DEC: Inground Chemicals At Bulova Site Pose No Threat
“Given the data we have now, people are not being contaminated,” Daniel C. Walsh of the New York State Department of Environmental Conservation (NYSDEC told a meeting in Jackson Heights last week. The meeting was the second in the past two months to address the question of chemical contamination at the Bulova Corporate Center on Astoria Boulevard.
At the site, for a period of about three decades, from the 1950s to the 1980s, the Bulova Corporation, a watch manufacturer, stored various petroleum and chemical products in several storage tanks. These tanks were located underground, in the parking lot behind the Bulova building at 75-20 Astoria Blvd. Bulova closed its business there in 1981. La Guardia Associates bought the site in 1985 and removed the tanks the following year. The site was reopened as the Bulova Corporate Center, and in the 1990s both Bulova and La Guardia Associates financed an investigation of site contamination, acting under the New York State Voluntary Cleanup Program. The state Department of Environmental Conservation (DEC) has conducted tests there since 1996. Tests have evidently determined that the site contains a manageable hazard. That has allowed Walsh to make his reassuring statement to residents of the neighborhood near the site.
Contamination was found to be “in one place and deep,” according to Vadim Brevdo, DEC engineer who conducted last week’s meeting with Walsh and Dawn Hettrich of the state Department of Health (DOH). The one place of which he spoke is the spot in the parking lot where the old tanks were in place. His observation is more than an assumption and has been arrived at after considerable testing, not only throughout the parking lot, but also in the building, on the grounds and in several homes nearby.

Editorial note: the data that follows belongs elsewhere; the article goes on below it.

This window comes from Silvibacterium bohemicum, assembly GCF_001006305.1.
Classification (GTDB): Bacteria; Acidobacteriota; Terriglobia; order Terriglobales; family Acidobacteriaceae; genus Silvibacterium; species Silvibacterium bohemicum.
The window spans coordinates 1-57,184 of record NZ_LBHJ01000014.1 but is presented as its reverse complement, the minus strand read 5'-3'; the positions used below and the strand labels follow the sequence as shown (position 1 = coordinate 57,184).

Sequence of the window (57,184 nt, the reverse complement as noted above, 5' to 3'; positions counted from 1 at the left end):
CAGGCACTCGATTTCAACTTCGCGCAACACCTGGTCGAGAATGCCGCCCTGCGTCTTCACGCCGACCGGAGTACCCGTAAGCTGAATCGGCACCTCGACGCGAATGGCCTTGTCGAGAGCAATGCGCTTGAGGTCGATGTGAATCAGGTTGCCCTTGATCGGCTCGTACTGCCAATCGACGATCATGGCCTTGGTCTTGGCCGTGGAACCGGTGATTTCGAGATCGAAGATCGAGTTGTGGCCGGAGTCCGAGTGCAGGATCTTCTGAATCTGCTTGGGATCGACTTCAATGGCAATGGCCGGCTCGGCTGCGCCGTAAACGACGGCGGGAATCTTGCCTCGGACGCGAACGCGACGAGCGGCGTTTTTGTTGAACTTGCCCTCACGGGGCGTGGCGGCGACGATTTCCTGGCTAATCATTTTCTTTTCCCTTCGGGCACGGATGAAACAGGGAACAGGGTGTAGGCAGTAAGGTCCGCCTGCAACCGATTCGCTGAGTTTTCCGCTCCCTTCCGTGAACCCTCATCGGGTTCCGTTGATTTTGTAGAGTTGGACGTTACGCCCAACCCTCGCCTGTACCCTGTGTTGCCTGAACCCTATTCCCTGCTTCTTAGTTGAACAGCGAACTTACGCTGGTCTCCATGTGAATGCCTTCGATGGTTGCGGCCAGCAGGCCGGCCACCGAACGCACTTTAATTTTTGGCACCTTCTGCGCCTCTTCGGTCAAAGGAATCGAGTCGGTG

The neighborhood’s residents are worried, as they should be, hearing of possible contamination at a nearby business or industrial site, particularly when it may involve storage of contaminants lasting years. The DEC explained the case of the Bulova site by saying that volatile organic compounds (VOCs) were detected in limited areas below the parking lot, where there was little or no possibility of human contact. In the Bulova Corporate Center building itself, DEC and DOH testers have determined that VOCs in soil vapor have not been entering the building through the concrete slab floor, and that the air quality within and just outside the building is at a level considered normal in most areas throughout the state supporting flows of human traffic. Results from samplings made in homes along 25th Avenue and 77th Street showed that chemicals have not been migrating there from soil vapor.
Walsh told his audience that the DEC plans to undertake an in situ (in place) remedy, pumping oxidizing chemicals into the contaminated area to break down the contamination. He said that at present, DEC is in the remedy design phase. The remedy will be applied in the fall.